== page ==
A potential use case of SDN as an expansion for WAN-area beyond the cloud datacenter would be the interconnection between the BGP/MPLS IP-VPN (RFC43648) network and the virtualized network in the datacenter. SDN can set up this interconnection automatically. The benefits for customers include use of Infrastructure-as-a-Service (IaaS) resources via IP-VPN on demand; and for carriers to provide such a connection without any manual operation of the configuration.

Currently, a typical connection mechanism between a datacenter network and an IP-VPN network may be Inter-AS Option-A of RFC4364. In this case, virtual routing and forwardings (VRFs) are configured at both border routers and VLANs are used for the tenant separation in the data-plane in the connection. One example of SDN usage in the connection is to use Inter-AS Option-B of RFC4364, in which case Mp-BGP peer is established between the SDN controller in the datacenter and the border router of the IP-VPN network. The VPN route information with MPLS labels and route targets is exchanged via the BGP peer. In the case that VLAN is used as the virtualized network in the datacenter, the MPLS label and VLAN-ID are converted in the data-plane associated with the IP-Prefix that an arriving packet has, and OpenFlow protocol is used to push the flow information at the gateway switch. OpenFlow protocol 1.3.X9 is the latest Open Flow version and supports such flow information in matching and action instruction. For example, when a packet arrives from a datacenter at the gateway switch, it does match VLAN-ID and IP-Prefix and can push the MPLS label associated with the combination based on the VPN route information obtained from the BGP peer. When a packet arrives from the border router at the gateway switch toward a datacenter, it matches the MPLS label and pushes the VLAN-ID associated with the MPLS label (see figure 1). In this type of SDN architecture, every implementation is covered by standardized protocols only—making it very flexible and vendor neutral.

            Figure 1. Use Case of an Automated Cloud and WAN VPN Interconnection

Dynamic Resource Sharing in the Network

Until recently, the IP/MPLS network settings of tunnel LSPs to carry user’s traffic were statically and manually configured at routers. As a result, it was technically difficult to deal with a scenario in which source-destination pairs of LSPs frequently changed. SDN’s logically centralized approach has the capability to solve this kind of technical challenge.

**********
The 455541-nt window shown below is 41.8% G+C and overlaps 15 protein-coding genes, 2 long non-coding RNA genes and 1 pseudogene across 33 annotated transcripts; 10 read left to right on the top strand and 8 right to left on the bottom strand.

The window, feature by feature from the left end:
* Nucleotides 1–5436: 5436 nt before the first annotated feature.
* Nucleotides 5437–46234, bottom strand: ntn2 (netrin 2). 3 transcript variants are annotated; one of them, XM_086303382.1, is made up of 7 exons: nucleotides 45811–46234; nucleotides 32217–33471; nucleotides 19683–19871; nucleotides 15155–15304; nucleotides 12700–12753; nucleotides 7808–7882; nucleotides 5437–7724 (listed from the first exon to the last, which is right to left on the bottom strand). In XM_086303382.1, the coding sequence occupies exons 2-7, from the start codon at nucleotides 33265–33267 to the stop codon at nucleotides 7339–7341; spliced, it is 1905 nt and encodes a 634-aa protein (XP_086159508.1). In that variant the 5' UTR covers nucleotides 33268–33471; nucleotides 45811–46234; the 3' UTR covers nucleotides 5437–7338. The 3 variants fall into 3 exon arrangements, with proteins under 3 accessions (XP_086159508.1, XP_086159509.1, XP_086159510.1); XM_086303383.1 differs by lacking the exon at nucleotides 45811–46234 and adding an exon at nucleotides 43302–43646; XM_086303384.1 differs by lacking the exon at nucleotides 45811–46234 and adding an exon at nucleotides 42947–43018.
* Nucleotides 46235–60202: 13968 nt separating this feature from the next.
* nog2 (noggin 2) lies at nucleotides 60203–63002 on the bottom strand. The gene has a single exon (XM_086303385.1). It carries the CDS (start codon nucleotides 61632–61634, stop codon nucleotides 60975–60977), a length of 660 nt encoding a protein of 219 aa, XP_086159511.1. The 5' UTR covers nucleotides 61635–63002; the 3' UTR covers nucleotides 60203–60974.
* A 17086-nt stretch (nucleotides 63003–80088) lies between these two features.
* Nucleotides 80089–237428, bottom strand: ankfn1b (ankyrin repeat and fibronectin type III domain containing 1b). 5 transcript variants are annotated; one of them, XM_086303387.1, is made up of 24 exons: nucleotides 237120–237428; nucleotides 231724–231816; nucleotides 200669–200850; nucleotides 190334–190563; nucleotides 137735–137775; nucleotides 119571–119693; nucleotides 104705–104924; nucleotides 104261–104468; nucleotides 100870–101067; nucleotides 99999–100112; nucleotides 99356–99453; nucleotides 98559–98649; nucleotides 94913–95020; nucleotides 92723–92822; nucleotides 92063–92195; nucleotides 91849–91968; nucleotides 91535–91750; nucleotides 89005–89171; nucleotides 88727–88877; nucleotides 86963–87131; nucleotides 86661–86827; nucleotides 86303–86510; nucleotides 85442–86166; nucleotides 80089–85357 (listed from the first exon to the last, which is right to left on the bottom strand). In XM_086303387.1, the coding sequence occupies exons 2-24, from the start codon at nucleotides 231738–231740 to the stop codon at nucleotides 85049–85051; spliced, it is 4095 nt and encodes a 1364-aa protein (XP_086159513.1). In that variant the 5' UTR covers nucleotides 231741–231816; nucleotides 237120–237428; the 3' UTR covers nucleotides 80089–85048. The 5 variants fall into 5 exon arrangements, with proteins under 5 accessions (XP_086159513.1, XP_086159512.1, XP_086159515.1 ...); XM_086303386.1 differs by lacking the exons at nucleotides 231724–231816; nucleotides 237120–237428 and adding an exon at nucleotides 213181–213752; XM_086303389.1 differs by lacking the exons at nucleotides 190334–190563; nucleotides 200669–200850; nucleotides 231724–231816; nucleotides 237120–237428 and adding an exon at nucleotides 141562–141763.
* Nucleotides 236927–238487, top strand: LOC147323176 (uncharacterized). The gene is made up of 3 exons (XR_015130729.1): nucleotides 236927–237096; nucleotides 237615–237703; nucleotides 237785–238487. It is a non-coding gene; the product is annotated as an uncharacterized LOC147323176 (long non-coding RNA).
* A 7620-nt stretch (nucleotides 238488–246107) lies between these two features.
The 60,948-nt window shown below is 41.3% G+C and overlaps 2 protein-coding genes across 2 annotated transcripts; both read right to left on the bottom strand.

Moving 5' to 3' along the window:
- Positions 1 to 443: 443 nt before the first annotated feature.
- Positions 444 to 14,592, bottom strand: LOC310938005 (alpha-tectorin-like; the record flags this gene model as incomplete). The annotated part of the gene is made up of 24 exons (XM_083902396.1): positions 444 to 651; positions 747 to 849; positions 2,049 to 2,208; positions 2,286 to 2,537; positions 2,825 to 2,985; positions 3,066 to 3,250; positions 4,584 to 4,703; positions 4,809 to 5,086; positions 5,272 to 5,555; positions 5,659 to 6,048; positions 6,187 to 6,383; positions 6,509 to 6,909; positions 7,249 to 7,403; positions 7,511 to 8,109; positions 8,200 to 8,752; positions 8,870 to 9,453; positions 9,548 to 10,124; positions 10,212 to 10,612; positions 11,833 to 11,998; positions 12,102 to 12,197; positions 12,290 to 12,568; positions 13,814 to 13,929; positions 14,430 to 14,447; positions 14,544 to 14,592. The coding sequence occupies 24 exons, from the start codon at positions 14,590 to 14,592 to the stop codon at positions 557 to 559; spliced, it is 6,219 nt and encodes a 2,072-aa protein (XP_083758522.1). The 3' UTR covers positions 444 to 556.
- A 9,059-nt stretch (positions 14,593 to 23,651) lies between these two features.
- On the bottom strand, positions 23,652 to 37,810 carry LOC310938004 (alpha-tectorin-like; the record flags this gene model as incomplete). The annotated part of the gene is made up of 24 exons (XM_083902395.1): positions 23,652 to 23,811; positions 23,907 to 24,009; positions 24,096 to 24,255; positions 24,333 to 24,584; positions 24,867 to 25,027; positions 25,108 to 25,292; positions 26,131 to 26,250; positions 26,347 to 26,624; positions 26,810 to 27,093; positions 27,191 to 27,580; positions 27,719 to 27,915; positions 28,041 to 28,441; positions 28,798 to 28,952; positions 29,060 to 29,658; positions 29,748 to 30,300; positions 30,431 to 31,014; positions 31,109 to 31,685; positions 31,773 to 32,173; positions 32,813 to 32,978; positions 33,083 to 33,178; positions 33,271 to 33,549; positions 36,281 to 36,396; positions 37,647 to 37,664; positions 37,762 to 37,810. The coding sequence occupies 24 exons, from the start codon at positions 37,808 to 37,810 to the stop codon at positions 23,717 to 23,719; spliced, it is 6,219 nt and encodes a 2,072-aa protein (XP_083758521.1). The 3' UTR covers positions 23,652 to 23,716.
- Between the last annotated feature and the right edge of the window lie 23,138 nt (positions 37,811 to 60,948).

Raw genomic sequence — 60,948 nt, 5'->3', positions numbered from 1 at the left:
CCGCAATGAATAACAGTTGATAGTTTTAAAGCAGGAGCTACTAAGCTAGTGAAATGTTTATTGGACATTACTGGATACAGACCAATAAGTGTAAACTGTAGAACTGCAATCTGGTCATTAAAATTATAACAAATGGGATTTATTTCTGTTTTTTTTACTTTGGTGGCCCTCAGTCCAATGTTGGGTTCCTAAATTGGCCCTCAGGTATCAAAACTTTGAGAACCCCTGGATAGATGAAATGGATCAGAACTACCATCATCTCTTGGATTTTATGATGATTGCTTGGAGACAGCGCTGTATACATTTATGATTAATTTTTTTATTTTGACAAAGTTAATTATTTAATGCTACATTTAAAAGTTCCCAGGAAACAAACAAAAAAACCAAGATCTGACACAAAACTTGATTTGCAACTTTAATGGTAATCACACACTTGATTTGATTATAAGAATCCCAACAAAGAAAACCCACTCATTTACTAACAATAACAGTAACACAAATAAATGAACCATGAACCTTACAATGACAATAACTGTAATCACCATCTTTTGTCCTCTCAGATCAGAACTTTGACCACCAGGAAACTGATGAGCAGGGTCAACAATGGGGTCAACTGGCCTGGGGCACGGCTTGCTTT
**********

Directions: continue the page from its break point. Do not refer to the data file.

In this use case, RSVP-TE LSPs are dynamically created and deleted on the specified time, bandwidth, and source/destinations by the operator. The SDN controller monitors the traffic amount and utilization of the network infrastructure in real-time, and then controls MPLS edge routers so that RSVP-TE is signaled accurately at the specified timing. The benefit of this scheme is that multiple users can share the same physical network resources on a time-specific basis. From the end user’s view, bandwidth-assured leased lines may be reserved during a particular time period or immediately provided on-demand. Because network resources are allocated only when they are needed, both users and operators can utilize networks more efficiently, thereby contributing to a reduction in capital expenditure.

Technically, this use case needs to manage a network node’s time-triggered and/or ephemeral state (unlike initial configuration, a state that is not persistent and can be changed frequently) regarding LSP control. Solutions should support intelligent and customizable programmability on the controller side to quickly facilitate the creation of differentiated services (see figure 2).

Figure 2. Use Case of Dynamic Resource Sharing

Future Expectations

SDN, by its nature, is oriented toward joining different pieces of technology via the orchestration mechanism of a logically centralized controller. In fact, a unique SDN protocol, does not exist—users must combine various technologies. Therefore, in consideration of the technical solutions of SDN, it will be increasingly important to study the end-user’s benefit from a systemwide perspective to ensure the final configuration supports the user’s objectives. A similar focus will be required with regard to potential standardization activities by the IETF.

References

1. Network Functions Virtualisation: An Introduction, Benefits, Enablers, Challenges & Call for Action ,
http://portal.etsi.org/NFV/NFV_White_Paper.pdf

2. Forwarding and Control Element Separation (forces),
http://datatracker.ietf.org/wg/forces/charter/

3. Interface to the Routing System (i2rs),
http://datatracker.ietf.org/wg/i2rs/charter/

4. Path Computation Element (pce),
http://datatracker.ietf.org/wg/pce/charter/

5. Network Virtualization Overlays (nvo3),
http://datatracker.ietf.org/wg/nvo3/charter/

6. Application-Layer Traffic Optimization (alto),
http://datatracker.ietf.org/wg/alto/charter/

7. North-Bound Distribution of Link-State and TE Information using BGP,
http://tools.ietf.org/html/draft-ietf-idr-ls-distribution-03

8. BGP/MPLS IP Virtual Private Networks (VPNs),
http://tools.ietf.org/html/rfc4364

9. Open Network Foundation, OpenFlow Switch Specification,

https://www.opennetworking.org/sdn-resources/onf-specifications/openflow